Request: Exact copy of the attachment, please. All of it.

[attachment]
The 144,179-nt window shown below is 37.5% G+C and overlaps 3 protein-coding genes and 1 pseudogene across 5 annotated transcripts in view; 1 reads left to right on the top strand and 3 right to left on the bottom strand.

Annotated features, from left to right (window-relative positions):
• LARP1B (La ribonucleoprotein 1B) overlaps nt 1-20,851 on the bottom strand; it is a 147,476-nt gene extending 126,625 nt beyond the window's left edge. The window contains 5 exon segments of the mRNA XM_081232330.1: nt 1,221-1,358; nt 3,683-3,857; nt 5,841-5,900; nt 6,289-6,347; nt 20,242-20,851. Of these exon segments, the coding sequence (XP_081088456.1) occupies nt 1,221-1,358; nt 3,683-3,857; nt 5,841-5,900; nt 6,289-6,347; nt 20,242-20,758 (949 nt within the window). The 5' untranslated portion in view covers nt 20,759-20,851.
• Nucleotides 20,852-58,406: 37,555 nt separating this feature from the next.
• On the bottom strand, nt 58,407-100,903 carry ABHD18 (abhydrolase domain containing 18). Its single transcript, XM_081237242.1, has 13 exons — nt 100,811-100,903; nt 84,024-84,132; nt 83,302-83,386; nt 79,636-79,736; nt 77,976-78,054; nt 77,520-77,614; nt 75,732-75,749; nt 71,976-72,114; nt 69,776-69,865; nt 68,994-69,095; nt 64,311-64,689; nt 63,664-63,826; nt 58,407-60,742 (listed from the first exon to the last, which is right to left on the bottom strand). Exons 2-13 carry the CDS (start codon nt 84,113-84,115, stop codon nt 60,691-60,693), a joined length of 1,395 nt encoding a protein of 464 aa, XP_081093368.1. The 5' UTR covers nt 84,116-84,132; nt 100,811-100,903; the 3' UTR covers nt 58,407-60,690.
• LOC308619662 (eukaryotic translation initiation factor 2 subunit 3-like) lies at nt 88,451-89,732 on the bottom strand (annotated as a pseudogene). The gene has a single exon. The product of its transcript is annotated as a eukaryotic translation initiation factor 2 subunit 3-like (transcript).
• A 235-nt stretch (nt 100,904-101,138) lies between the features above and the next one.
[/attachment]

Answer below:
The 144,179-nt window shown below is 37.5% G+C and overlaps 3 protein-coding genes and 1 pseudogene across 5 annotated transcripts in view; 1 reads left to right on the top strand and 3 right to left on the bottom strand.

Annotated features, from left to right (window-relative positions):
• LARP1B (La ribonucleoprotein 1B) overlaps nt 1-20,851 on the bottom strand; it is a 147,476-nt gene extending 126,625 nt beyond the window's left edge. The window contains 5 exon segments of the mRNA XM_081232330.1: nt 1,221-1,358; nt 3,683-3,857; nt 5,841-5,900; nt 6,289-6,347; nt 20,242-20,851. Of these exon segments, the coding sequence (XP_081088456.1) occupies nt 1,221-1,358; nt 3,683-3,857; nt 5,841-5,900; nt 6,289-6,347; nt 20,242-20,758 (949 nt within the window). The 5' untranslated portion in view covers nt 20,759-20,851.
• Nucleotides 20,852-58,406: 37,555 nt separating this feature from the next.
• On the bottom strand, nt 58,407-100,903 carry ABHD18 (abhydrolase domain containing 18). Its single transcript, XM_081237242.1, has 13 exons — nt 100,811-100,903; nt 84,024-84,132; nt 83,302-83,386; nt 79,636-79,736; nt 77,976-78,054; nt 77,520-77,614; nt 75,732-75,749; nt 71,976-72,114; nt 69,776-69,865; nt 68,994-69,095; nt 64,311-64,689; nt 63,664-63,826; nt 58,407-60,742 (listed from the first exon to the last, which is right to left on the bottom strand). Exons 2-13 carry the CDS (start codon nt 84,113-84,115, stop codon nt 60,691-60,693), a joined length of 1,395 nt encoding a protein of 464 aa, XP_081093368.1. The 5' UTR covers nt 84,116-84,132; nt 100,811-100,903; the 3' UTR covers nt 58,407-60,690.
• LOC308619662 (eukaryotic translation initiation factor 2 subunit 3-like) lies at nt 88,451-89,732 on the bottom strand (annotated as a pseudogene). The gene has a single exon. The product of its transcript is annotated as a eukaryotic translation initiation factor 2 subunit 3-like (transcript).
• A 235-nt stretch (nt 100,904-101,138) lies between the features above and the next one.